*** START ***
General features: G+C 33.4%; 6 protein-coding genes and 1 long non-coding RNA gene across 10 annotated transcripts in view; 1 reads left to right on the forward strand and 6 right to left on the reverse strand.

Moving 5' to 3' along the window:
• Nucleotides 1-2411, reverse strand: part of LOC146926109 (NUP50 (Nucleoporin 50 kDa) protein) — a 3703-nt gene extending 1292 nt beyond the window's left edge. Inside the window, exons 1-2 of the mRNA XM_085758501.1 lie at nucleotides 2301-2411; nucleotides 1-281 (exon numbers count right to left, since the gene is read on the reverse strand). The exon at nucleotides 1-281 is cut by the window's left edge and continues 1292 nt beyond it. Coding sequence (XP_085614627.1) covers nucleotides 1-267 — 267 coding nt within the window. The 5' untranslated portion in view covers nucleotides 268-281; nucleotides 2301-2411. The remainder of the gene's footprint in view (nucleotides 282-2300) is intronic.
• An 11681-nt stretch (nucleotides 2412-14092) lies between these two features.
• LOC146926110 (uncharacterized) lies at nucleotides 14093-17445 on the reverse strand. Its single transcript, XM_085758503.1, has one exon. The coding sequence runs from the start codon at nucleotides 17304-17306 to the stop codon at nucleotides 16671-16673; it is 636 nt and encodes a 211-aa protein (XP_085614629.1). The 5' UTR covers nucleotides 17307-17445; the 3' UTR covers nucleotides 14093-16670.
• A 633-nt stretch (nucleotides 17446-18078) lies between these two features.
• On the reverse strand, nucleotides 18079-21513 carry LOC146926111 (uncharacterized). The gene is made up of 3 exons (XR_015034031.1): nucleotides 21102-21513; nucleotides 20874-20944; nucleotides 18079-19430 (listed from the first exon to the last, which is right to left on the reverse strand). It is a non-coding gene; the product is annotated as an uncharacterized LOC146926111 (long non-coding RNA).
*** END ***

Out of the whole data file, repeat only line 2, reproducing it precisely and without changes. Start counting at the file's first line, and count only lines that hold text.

Moving 5' to 3' along the window: